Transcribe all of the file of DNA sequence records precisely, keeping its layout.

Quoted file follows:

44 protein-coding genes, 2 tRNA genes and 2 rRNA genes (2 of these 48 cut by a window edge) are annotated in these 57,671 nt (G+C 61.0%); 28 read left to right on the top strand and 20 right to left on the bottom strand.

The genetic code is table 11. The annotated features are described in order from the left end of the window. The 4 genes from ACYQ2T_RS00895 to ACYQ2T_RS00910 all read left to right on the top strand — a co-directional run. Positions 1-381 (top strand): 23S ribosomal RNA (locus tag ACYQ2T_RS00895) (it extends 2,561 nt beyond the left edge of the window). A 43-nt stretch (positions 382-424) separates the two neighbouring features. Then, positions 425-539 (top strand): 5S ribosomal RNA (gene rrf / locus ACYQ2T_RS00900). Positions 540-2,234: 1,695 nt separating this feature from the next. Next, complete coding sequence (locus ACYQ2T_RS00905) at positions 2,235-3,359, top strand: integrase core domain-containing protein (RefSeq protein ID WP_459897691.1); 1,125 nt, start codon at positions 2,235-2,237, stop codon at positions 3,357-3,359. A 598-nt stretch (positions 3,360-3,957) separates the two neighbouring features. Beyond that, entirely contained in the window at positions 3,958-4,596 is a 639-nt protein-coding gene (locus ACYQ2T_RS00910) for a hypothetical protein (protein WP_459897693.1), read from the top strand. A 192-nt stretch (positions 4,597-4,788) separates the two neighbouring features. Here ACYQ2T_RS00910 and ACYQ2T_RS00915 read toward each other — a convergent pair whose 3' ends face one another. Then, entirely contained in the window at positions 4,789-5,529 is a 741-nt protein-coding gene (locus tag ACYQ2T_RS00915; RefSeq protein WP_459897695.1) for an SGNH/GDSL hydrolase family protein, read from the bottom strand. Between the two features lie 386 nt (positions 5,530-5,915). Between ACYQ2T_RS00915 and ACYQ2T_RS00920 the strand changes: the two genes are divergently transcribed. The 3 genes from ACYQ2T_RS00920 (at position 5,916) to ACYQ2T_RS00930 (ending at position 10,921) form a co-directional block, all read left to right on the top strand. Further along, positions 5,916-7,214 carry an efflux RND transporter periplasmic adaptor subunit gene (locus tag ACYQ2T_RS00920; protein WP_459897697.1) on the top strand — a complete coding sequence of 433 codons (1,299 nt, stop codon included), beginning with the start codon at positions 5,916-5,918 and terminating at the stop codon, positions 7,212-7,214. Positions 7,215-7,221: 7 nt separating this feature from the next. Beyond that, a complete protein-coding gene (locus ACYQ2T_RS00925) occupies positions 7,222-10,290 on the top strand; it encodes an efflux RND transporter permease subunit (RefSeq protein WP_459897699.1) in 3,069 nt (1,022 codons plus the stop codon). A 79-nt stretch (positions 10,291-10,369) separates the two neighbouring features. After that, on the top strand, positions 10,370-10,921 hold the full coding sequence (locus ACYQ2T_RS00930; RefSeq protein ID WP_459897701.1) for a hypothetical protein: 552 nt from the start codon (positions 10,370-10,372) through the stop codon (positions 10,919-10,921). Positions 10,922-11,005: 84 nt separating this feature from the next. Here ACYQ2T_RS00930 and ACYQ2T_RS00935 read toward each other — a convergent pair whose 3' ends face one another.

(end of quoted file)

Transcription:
44 protein-coding genes, 2 tRNA genes and 2 rRNA genes (2 of these 48 cut by a window edge) are annotated in these 57,671 nt (G+C 61.0%); 28 read left to right on the top strand and 20 right to left on the bottom strand.

The genetic code is table 11. The annotated features are described in order from the left end of the window. The 4 genes from ACYQ2T_RS00895 to ACYQ2T_RS00910 all read left to right on the top strand — a co-directional run. Positions 1-381 (top strand): 23S ribosomal RNA (locus tag ACYQ2T_RS00895) (it extends 2,561 nt beyond the left edge of the window). A 43-nt stretch (positions 382-424) separates the two neighbouring features. Then, positions 425-539 (top strand): 5S ribosomal RNA (gene rrf / locus ACYQ2T_RS00900). Positions 540-2,234: 1,695 nt separating this feature from the next. Next, complete coding sequence (locus ACYQ2T_RS00905) at positions 2,235-3,359, top strand: integrase core domain-containing protein (RefSeq protein ID WP_459897691.1); 1,125 nt, start codon at positions 2,235-2,237, stop codon at positions 3,357-3,359. A 598-nt stretch (positions 3,360-3,957) separates the two neighbouring features. Beyond that, entirely contained in the window at positions 3,958-4,596 is a 639-nt protein-coding gene (locus ACYQ2T_RS00910) for a hypothetical protein (protein WP_459897693.1), read from the top strand. A 192-nt stretch (positions 4,597-4,788) separates the two neighbouring features. Here ACYQ2T_RS00910 and ACYQ2T_RS00915 read toward each other — a convergent pair whose 3' ends face one another. Then, entirely contained in the window at positions 4,789-5,529 is a 741-nt protein-coding gene (locus tag ACYQ2T_RS00915; RefSeq protein WP_459897695.1) for an SGNH/GDSL hydrolase family protein, read from the bottom strand. Between the two features lie 386 nt (positions 5,530-5,915). Between ACYQ2T_RS00915 and ACYQ2T_RS00920 the strand changes: the two genes are divergently transcribed. The 3 genes from ACYQ2T_RS00920 (at position 5,916) to ACYQ2T_RS00930 (ending at position 10,921) form a co-directional block, all read left to right on the top strand. Further along, positions 5,916-7,214 carry an efflux RND transporter periplasmic adaptor subunit gene (locus tag ACYQ2T_RS00920; protein WP_459897697.1) on the top strand — a complete coding sequence of 433 codons (1,299 nt, stop codon included), beginning with the start codon at positions 5,916-5,918 and terminating at the stop codon, positions 7,212-7,214. Positions 7,215-7,221: 7 nt separating this feature from the next. Beyond that, a complete protein-coding gene (locus ACYQ2T_RS00925) occupies positions 7,222-10,290 on the top strand; it encodes an efflux RND transporter permease subunit (RefSeq protein WP_459897699.1) in 3,069 nt (1,022 codons plus the stop codon). A 79-nt stretch (positions 10,291-10,369) separates the two neighbouring features. After that, on the top strand, positions 10,370-10,921 hold the full coding sequence (locus ACYQ2T_RS00930; RefSeq protein ID WP_459897701.1) for a hypothetical protein: 552 nt from the start codon (positions 10,370-10,372) through the stop codon (positions 10,919-10,921). Positions 10,922-11,005: 84 nt separating this feature from the next. Here ACYQ2T_RS00930 and ACYQ2T_RS00935 read toward each other — a convergent pair whose 3' ends face one another.